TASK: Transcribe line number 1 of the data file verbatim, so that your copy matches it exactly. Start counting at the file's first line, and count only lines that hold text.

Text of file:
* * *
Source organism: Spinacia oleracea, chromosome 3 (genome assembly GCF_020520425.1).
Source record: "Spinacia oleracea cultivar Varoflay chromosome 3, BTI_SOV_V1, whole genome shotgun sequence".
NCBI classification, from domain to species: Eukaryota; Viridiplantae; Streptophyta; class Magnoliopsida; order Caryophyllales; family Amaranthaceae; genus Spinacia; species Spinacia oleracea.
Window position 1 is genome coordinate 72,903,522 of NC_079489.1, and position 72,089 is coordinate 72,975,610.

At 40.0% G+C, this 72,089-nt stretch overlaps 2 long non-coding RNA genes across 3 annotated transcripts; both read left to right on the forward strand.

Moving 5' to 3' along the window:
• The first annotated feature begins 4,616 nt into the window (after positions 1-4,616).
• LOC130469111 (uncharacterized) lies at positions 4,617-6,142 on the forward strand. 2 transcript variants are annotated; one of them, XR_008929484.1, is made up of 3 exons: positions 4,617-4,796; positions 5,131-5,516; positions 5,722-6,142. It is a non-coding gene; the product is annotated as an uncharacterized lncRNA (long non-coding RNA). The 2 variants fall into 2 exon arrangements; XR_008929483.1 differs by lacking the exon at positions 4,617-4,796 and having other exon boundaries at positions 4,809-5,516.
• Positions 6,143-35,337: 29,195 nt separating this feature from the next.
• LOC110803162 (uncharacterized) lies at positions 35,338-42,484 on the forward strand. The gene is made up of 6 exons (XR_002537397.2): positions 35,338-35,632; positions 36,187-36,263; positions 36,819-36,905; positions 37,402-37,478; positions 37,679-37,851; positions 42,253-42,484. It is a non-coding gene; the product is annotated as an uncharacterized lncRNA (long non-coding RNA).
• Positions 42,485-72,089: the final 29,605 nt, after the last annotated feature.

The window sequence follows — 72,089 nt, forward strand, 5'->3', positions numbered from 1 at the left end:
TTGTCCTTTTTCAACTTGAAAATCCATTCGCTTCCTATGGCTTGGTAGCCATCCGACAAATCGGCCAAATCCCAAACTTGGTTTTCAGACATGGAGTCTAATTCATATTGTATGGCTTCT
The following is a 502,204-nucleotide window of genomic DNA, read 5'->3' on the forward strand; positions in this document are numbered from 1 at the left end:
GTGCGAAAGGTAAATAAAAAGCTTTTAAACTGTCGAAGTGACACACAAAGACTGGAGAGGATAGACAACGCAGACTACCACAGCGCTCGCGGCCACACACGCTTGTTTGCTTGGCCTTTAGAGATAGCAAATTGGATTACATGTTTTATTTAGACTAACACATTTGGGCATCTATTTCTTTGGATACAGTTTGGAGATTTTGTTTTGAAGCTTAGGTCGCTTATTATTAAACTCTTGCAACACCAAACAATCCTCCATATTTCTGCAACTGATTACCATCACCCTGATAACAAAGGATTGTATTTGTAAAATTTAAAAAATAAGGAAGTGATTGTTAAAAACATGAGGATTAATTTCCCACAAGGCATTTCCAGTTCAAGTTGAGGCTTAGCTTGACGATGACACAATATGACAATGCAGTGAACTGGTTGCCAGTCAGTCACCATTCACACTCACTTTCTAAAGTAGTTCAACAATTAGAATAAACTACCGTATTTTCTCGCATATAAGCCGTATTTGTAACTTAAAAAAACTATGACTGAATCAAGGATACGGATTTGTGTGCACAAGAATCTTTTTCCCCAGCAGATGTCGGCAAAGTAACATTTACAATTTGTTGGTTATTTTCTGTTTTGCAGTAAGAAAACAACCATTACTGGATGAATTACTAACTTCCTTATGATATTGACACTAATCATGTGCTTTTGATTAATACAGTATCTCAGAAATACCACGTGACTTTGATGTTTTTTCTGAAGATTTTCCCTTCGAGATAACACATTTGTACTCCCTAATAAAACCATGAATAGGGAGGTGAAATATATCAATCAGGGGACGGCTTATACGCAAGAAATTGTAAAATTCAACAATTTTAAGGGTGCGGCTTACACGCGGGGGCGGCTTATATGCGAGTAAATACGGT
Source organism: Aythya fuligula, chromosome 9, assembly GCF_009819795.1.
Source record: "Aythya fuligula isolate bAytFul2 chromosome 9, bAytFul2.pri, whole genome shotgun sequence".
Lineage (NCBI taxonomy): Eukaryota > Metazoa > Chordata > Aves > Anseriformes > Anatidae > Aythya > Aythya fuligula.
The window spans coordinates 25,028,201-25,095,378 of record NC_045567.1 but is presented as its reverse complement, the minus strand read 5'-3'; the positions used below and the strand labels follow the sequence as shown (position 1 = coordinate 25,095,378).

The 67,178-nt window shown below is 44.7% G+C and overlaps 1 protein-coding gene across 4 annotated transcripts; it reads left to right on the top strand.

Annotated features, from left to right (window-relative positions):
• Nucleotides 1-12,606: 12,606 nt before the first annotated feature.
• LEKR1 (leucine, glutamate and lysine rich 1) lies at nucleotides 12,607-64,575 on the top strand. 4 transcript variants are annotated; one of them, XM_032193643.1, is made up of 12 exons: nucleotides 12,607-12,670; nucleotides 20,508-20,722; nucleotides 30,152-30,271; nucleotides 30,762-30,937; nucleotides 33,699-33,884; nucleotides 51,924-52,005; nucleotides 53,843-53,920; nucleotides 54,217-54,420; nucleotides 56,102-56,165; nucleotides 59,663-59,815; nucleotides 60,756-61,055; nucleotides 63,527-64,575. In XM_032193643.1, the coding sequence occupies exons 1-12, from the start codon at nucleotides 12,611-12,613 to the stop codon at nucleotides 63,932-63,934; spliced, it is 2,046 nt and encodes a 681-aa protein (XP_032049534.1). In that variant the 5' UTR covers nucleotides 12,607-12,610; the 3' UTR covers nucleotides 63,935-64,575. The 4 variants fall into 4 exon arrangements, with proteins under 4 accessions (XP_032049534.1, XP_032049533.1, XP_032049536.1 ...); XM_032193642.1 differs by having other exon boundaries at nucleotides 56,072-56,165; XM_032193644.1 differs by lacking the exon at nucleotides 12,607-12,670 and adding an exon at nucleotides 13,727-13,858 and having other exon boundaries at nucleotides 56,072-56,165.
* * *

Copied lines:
Source organism: Spinacia oleracea, chromosome 3 (genome assembly GCF_020520425.1).